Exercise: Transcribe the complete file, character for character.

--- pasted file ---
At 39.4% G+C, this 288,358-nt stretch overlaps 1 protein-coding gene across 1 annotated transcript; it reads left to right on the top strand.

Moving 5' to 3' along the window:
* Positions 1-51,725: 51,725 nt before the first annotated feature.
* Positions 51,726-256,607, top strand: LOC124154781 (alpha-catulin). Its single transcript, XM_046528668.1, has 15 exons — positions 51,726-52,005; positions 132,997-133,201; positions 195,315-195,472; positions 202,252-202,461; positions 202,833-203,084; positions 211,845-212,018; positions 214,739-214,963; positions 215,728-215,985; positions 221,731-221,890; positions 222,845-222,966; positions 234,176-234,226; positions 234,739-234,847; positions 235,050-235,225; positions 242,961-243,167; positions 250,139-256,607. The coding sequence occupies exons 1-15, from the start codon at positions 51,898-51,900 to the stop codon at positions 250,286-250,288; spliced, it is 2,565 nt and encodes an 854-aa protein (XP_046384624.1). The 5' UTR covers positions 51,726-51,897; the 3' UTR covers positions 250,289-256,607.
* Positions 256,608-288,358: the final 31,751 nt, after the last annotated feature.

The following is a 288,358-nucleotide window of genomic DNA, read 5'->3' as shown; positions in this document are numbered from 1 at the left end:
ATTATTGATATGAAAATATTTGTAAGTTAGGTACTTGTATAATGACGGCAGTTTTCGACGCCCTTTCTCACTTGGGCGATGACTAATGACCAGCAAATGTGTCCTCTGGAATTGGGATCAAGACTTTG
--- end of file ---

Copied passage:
At 39.4% G+C, this 288,358-nt stretch overlaps 1 protein-coding gene across 1 annotated transcript; it reads left to right on the top strand.

Moving 5' to 3' along the window:
* Positions 1-51,725: 51,725 nt before the first annotated feature.
* Positions 51,726-256,607, top strand: LOC124154781 (alpha-catulin). Its single transcript, XM_046528668.1, has 15 exons — positions 51,726-52,005; positions 132,997-133,201; positions 195,315-195,472; positions 202,252-202,461; positions 202,833-203,084; positions 211,845-212,018; positions 214,739-214,963; positions 215,728-215,985; positions 221,731-221,890; positions 222,845-222,966; positions 234,176-234,226; positions 234,739-234,847; positions 235,050-235,225; positions 242,961-243,167; positions 250,139-256,607. The coding sequence occupies exons 1-15, from the start codon at positions 51,898-51,900 to the stop codon at positions 250,286-250,288; spliced, it is 2,565 nt and encodes an 854-aa protein (XP_046384624.1). The 5' UTR covers positions 51,726-51,897; the 3' UTR covers positions 250,289-256,607.
* Positions 256,608-288,358: the final 31,751 nt, after the last annotated feature.

The following is a 288,358-nucleotide window of genomic DNA, read 5'->3' as shown; positions in this document are numbered from 1 at the left end:
ATTATTGATATGAAAATATTTGTAAGTTAGGTACTTGTATAATGACGGCAGTTTTCGACGCCCTTTCTCACTTGGGCGATGACTAATGACCAGCAAATGTGTCCTCTGGAATTGGGATCAAGACTTTG